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I've had a hard time looking for literature on this, so here's my question:

We take a look at the Laplacian $-\Delta$ as an unbounded operator on $\mathrm{L}^2(\mathbb{R}^3)$. We know that $-\Delta$ is unitary equivalent to the multiplication operator with $|p|^2$ in Fourier space, so $-\Delta=\mathcal{F}^{-1} |p|^2 \mathcal{F}$.

So one could now use functional calculus and define an inverse Laplacian by setting $(-\Delta)^{-1}=\mathcal{F}^{-1} (1/|p|^2 )\mathcal{F}$, which will also be unbounded of course.

It is also known from theory of PDEs that one can invert the Laplacian on Schwartz functions using the Green's function $1/4\pi |x|$, which is derived as a distributional Fourier transform of $1/|p|^2$. So define $G$ on $\mathrm{L}^2(\mathbb{R}^3)$ by convolution with $1/4\pi |x|$: $$(G\phi)(x)=\int \frac{\phi(y)}{4\pi |x-y|} dy$$ $G$ is also unbounded and coincides at least for the Schwartz functions with the above defined inverse Laplacian, $G\phi=(-\Delta)^{-1}\phi$ for all $\phi \in\mathcal{S}(\mathbb{R}^3)$.

Now my question is: Are both operators the same? Does $G=(-\Delta)^{-1}$ hold, i. e. is $D(G)=D((-\Delta)^{-1})$ and $G\phi=(-\Delta)^{-1}\phi$ for all $\phi \in D(G)=D((-\Delta)^{-1})$?

My guess is that $\mathcal{S}(\mathbb{R}^3)$ is a core of $(-\Delta)^{-1}$, and as $(-\Delta)^{-1}|_{\mathcal{S}(\mathbb{R}^3)}=G|_{\mathcal{S}(\mathbb{R}^3)}$ equality should follow by closing the restrictions.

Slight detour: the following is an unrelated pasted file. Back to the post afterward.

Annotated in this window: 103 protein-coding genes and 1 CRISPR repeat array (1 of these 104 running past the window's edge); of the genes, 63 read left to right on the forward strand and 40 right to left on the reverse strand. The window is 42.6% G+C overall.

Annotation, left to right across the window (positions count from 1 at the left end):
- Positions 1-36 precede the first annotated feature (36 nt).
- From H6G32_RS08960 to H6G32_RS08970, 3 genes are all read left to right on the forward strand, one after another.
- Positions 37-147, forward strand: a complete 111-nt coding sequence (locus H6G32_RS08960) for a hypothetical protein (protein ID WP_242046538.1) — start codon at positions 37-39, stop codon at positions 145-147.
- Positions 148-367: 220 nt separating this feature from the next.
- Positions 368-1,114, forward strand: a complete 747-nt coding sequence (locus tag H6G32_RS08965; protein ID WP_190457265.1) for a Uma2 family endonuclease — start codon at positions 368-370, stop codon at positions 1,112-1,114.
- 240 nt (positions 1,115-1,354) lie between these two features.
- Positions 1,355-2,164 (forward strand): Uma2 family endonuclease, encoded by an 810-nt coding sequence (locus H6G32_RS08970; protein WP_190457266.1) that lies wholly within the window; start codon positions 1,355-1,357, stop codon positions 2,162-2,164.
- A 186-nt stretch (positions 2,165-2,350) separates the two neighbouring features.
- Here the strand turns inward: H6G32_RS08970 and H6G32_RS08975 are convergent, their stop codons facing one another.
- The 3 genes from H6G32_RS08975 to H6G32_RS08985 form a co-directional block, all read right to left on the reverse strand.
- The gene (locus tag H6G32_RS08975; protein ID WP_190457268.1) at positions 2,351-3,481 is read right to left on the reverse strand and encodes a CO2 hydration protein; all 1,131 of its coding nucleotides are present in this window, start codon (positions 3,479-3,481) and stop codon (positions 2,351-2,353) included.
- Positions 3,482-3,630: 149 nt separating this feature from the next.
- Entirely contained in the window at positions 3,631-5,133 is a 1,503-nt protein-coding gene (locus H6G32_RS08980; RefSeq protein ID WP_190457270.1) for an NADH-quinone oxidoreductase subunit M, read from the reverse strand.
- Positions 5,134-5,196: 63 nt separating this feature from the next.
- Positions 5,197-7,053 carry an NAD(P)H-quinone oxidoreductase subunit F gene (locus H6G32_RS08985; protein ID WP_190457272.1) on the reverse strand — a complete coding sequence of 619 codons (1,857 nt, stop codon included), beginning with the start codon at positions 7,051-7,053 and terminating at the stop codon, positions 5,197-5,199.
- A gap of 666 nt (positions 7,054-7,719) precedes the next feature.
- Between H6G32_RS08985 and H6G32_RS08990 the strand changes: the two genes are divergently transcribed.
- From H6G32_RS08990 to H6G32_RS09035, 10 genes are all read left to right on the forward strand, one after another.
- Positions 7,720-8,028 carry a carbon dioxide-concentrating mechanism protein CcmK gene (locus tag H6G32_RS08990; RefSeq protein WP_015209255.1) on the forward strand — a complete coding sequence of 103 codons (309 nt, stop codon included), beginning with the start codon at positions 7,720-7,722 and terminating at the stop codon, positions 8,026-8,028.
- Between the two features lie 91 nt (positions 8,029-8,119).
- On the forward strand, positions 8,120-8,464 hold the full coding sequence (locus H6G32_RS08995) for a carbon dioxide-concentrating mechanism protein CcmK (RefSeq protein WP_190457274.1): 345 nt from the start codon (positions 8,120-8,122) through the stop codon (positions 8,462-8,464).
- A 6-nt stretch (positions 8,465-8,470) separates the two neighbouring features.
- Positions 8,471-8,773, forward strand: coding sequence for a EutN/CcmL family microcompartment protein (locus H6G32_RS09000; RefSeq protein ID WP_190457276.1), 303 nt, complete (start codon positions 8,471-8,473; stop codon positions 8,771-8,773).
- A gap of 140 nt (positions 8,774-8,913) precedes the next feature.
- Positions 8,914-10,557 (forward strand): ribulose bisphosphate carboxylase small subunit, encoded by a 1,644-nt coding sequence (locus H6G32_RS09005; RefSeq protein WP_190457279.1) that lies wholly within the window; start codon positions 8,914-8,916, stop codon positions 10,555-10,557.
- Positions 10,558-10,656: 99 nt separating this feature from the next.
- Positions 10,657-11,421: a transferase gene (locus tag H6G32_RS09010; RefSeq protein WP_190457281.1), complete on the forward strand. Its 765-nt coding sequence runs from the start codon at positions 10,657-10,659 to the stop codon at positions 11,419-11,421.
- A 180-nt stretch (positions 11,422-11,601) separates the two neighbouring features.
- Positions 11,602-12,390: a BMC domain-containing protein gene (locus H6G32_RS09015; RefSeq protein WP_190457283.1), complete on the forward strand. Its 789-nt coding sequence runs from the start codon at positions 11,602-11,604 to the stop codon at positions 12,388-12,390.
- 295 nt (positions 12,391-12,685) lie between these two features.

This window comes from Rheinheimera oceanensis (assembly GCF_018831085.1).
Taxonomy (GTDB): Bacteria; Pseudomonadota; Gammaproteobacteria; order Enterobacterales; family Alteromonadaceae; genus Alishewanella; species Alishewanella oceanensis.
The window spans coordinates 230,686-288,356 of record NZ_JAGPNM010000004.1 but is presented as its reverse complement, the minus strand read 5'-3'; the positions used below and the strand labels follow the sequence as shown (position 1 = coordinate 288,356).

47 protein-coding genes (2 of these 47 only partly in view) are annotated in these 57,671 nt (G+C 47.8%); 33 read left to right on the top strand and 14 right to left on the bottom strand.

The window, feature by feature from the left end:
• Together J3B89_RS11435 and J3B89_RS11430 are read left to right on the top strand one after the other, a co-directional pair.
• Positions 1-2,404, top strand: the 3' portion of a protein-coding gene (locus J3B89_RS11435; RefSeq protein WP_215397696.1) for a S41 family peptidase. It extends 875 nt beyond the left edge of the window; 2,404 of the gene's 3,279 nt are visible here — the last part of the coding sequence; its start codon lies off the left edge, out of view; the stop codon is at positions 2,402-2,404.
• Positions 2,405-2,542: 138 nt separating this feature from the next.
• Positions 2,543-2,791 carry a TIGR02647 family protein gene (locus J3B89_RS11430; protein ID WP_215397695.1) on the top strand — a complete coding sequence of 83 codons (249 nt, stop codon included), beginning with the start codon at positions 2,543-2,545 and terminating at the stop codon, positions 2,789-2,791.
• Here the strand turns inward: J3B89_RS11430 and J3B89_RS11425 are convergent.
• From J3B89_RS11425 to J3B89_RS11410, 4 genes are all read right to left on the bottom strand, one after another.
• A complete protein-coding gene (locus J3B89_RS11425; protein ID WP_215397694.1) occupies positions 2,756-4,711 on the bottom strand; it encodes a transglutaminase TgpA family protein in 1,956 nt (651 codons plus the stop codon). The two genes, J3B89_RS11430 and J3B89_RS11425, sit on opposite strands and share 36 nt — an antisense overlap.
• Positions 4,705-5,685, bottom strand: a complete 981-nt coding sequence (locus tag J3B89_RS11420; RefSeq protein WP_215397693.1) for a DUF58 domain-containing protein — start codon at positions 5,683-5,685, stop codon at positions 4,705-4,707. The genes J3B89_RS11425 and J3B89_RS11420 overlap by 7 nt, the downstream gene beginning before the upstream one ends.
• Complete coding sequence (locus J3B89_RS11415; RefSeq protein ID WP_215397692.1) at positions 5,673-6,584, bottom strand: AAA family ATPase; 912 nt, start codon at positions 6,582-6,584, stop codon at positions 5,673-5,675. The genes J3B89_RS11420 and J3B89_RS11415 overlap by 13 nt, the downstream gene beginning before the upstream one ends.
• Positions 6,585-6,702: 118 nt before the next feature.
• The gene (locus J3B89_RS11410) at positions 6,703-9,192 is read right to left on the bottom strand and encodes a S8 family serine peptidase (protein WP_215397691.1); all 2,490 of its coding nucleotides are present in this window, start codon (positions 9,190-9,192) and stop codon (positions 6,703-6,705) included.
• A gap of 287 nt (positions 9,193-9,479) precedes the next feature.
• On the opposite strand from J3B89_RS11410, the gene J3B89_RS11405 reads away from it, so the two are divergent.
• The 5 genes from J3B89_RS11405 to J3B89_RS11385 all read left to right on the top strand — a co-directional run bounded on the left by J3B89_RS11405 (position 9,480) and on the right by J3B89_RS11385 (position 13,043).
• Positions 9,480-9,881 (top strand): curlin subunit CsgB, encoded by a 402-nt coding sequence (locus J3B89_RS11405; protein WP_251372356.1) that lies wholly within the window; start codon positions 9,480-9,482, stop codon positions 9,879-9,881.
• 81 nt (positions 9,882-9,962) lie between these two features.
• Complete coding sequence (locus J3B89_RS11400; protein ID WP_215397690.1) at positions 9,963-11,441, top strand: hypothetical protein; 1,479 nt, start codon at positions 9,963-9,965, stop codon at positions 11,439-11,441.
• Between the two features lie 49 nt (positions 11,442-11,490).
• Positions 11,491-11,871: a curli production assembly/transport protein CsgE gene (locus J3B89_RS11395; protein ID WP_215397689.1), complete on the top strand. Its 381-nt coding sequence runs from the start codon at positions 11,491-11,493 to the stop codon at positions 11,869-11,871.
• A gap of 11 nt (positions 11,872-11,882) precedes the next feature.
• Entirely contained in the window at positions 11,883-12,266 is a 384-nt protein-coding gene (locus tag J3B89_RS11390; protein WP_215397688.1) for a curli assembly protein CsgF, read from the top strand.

Any comments, hints on how to proceed or references are welcome! Thank you.

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The operator $(-\Delta +\epsilon I)^{-1} : L^2(\mathbb{R}^3)\rightarrow W^{2,2}(\mathbb{R}^3)$ is a bicontinuous bijection that is equivalently defined by the Fourier transform $\mathscr{F}$ as $$ (-\Delta +\epsilon I)^{-1}f = \mathscr{F}^{-1}\frac{1}{|\xi|^2+\epsilon}(\mathscr{F}f)(\xi),\;\;\; f\in L^2(\mathbb{R}^3). $$ Suppose $f\in L^2$. If $g(\xi)=|\xi|^{-2}(\mathscr{F}f)(\xi)$ is also in $L^2$, then $$ g=L^2\mbox{-}\lim_{\epsilon\downarrow 0}(-\Delta+\epsilon I)^{-1}f=\mathscr{F}^{-1}\frac{1}{|\xi|^2}\mathscr{F}f = \frac{1}{4\pi}\int_{\mathbb{R}^3}\frac{1}{|x-y|}f(y)dy. $$ It is also true that, for such an $f$, the right side of the following converges to $f$ in $L^2$ as $\epsilon\downarrow 0$: $$ -\Delta(-\Delta+\epsilon I)^{-1}f=f-\epsilon(-\Delta+\epsilon I)^{-1}f. $$ And $(-\Delta+\epsilon I)^{-1}f$ converges to $\mathscr{F}^{-1}(|\xi|^{-1}\mathscr{F}f)$. Because $-\Delta : W^{2,2}\subset L^2\rightarrow L^2$ is selfadjoint, it follows that $\mathscr{F}^{-1}(|\xi|^{-2}\mathscr{F}f)\in\mathcal{D}(-\Delta)$ and $$ -\Delta\left[\mathscr{F}^{-1}\frac{1}{|\xi|^2}\mathscr{F}f\right] = f, $$ which is equal to $$ -\Delta \frac{1}{4\pi}\int_{\mathbb{R}^3}\frac{1}{|x-y|}f(y)dy=f. $$

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  • $\begingroup$ I already see this calculation as given. My question is about the technical aspect behind the inverse laplacian, specifically whether operators defined by functional calculus and defined by convolution are the same especially in terms of their natural domains. The calculation of the inv. FT just shows that both operators coincide on the schwartz functions, but their natural domains are larger. $\endgroup$ – MrMatzetoni Jan 2 at 21:42
  • $\begingroup$ @MrMatzetoni : Take another look at my latest operator-based revision. $\endgroup$ – DisintegratingByParts Jan 4 at 2:04

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